Scar tissue release to improve mobility.
Treatment of osteoarthritis.
Treatment of rheumatoid arthritis (inflammatory arthritis).
Treatment of osteochondritis dissecans (damage related to the capitulum humeri commonly seen in gymnasts).
However, there are several surgical elbow treatments that are currently more effective if treated with the traditional open procedure (clicking the links below will take you to 3D tutorials with interactive videos to learn more on the following diseases that are treated with traditional surgery):
Golfer's elbow (medial epicondylitis).
Collateral ligament repair.
Ostesynthesis of numerous fractures.
Replacement of the elbow joint with a prosthesis.
Ulnar nerve decompression.
Some advanced surgeries combine arthroscopic and traditional procedures in the same surgery. For example, in a severe case of osteochondritis dissecans, a piece of loose bone can be removed arthroscopically and the damaged area of the humerus can be treated with a bone graft using an open surgical technique.
Assessments and tests
The orthopedic surgeon may ask you to be assessed by your GP to ensure that you do not have any health issues that need to be addressed prior to surgery. Blood tests, an electrocardiogram, or a chest X-ray may be needed to perform your surgery safely.
If you suffer from certain health risks, further evaluation may be required prior to surgery. Be sure to tell your orthopedic surgeon about any medications or supplements you take. You may need to stop taking some of these medications before surgery.
How is an elbow arthroscopy performed?
A fiber optic camera is inserted through a small incision, or portal, in the elbow. The camera lens zooms in and projects small structures in the elbow onto a television screen, allowing the surgeon to accurately diagnose the condition.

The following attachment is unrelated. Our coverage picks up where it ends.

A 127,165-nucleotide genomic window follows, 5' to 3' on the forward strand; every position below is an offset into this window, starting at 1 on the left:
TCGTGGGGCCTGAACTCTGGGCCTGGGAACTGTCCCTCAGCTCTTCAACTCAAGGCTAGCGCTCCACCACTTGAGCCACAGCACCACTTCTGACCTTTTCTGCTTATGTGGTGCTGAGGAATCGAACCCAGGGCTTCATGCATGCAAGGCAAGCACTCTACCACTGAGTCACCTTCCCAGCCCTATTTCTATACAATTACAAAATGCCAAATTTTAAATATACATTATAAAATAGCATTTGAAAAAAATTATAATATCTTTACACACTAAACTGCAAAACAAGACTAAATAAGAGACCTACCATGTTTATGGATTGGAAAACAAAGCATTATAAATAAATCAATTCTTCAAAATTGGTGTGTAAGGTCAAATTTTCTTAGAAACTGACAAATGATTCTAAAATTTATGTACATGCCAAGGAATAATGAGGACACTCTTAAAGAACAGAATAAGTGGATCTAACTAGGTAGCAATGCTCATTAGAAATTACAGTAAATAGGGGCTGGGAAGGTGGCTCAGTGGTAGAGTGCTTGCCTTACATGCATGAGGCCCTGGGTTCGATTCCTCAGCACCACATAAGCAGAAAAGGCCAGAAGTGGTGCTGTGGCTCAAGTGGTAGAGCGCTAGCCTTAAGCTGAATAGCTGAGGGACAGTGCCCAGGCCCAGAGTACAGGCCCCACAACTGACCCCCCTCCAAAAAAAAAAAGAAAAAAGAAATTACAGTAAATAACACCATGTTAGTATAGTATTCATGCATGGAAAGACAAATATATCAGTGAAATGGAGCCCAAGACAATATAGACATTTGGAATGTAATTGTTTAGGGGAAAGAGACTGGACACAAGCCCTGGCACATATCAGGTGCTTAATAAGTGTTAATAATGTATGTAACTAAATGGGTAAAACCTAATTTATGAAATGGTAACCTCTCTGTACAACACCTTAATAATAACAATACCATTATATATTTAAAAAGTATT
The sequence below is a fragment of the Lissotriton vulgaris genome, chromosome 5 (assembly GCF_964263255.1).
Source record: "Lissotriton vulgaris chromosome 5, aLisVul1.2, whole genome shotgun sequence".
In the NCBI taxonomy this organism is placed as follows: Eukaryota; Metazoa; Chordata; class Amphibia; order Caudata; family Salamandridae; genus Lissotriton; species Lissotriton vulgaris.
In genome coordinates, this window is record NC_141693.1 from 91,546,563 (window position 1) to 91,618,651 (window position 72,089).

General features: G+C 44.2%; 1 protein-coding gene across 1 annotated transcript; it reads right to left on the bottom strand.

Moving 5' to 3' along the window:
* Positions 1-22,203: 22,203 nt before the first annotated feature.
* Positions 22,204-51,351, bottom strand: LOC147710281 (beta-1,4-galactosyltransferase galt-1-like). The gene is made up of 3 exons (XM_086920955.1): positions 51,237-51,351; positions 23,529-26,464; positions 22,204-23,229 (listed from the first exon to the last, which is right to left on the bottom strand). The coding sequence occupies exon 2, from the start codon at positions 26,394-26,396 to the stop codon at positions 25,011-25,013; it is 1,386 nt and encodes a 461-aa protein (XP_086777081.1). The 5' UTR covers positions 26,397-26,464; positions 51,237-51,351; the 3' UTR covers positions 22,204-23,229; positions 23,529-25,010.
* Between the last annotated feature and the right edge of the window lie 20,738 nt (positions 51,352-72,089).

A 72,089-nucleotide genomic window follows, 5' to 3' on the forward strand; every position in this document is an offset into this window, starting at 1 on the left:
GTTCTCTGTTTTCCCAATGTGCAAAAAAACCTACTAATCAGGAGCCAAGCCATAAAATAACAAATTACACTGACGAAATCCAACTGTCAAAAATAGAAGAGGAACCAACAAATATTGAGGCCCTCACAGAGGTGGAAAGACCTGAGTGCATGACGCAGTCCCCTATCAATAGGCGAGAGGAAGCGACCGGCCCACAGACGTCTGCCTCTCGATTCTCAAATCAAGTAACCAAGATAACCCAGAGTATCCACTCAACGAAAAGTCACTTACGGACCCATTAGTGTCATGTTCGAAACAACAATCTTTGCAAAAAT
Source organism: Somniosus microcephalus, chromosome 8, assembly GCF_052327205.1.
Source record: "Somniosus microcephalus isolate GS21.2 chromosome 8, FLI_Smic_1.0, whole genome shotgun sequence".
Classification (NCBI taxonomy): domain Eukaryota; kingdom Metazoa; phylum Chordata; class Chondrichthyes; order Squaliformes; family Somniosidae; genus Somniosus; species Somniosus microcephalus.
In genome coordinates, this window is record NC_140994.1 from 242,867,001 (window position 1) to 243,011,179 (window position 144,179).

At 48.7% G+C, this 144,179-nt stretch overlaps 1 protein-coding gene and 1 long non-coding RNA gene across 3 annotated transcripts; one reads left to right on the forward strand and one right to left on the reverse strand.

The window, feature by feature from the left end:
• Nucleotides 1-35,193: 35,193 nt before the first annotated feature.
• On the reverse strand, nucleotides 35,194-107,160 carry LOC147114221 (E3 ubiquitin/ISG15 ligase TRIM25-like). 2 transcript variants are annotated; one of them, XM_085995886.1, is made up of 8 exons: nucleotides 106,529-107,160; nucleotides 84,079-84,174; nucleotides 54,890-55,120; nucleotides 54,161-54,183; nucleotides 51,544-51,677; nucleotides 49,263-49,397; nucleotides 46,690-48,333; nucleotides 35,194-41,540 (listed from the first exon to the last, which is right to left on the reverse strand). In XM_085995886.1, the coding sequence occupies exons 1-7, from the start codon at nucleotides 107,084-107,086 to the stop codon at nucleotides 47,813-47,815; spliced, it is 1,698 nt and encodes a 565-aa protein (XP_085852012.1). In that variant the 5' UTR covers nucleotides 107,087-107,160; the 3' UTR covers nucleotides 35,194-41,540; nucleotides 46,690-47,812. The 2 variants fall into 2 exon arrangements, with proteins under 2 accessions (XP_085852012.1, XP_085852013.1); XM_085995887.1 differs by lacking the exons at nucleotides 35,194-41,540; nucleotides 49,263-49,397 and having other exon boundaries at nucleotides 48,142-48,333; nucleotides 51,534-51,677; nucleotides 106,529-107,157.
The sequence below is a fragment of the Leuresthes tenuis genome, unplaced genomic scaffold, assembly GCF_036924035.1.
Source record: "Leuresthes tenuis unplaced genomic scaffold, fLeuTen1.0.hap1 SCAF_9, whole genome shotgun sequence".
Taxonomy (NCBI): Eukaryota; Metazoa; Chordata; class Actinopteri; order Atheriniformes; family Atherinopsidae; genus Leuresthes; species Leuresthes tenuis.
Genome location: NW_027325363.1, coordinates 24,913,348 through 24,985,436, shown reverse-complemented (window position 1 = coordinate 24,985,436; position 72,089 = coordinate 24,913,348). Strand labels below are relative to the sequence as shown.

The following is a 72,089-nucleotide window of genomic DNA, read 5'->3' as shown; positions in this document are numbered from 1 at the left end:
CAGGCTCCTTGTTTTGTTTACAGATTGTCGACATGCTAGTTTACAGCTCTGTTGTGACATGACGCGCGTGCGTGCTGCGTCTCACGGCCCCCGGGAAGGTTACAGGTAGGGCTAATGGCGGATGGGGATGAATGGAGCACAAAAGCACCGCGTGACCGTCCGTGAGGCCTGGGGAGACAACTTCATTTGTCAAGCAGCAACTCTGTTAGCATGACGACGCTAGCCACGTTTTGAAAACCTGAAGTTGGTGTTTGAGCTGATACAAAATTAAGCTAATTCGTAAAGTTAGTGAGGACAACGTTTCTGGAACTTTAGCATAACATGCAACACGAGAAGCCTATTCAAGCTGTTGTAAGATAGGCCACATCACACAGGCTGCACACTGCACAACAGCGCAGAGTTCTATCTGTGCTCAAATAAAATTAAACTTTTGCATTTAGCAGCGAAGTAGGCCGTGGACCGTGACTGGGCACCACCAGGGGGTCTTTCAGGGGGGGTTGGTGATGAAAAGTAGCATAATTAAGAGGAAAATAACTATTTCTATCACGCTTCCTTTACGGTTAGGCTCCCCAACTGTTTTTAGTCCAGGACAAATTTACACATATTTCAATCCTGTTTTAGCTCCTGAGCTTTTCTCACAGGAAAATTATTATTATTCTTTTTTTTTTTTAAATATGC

Some other small portals are used to allow the surgeon to place the camera in different positions to view different structures inside the joint and to place the various small tools that will be used to treat various problems. Elbow arthroscopy is sometimes combined with open procedures.
After elbow arthroscopy
After surgery, the elbow can be placed in a cast splint that will immobilize it while allowing full hand mobility. Immobilization time varies depending on what was done at the time of surgery. Limb elevation is important to prevent excessive swelling and decrease pain after surgery. In some cases rehabilitation may begin immediately while in others it may be delayed for a few days to allow the repaired tissues to rest and heal. Hospitalization is generally very short (24 to 48 hours).
Although recovery from arthroscopy is often faster than traditional surgery, it can still take several weeks for your elbow to fully recover. You can expect pain and discomfort for at least a week after surgery. The doctor will prescribe analgesics to better manage postoperative comfort. It is important to apply ice and elevate the elbow regularly for 48 hours after surgery. This will reduce swelling and help relieve pain. When raising your arm, if you find yourself lying in bed, make sure your elbow rests higher than your heart and your hand is positioned higher than your elbow. You will be encouraged to move your fingers and wrist frequently to stimulate circulation and reduce swelling. Your doctor may immediately prescribe passive elbow motion exercises to reduce the risk of stiffness, or they may bind your elbow in a cast splint for about 5 to 10 days.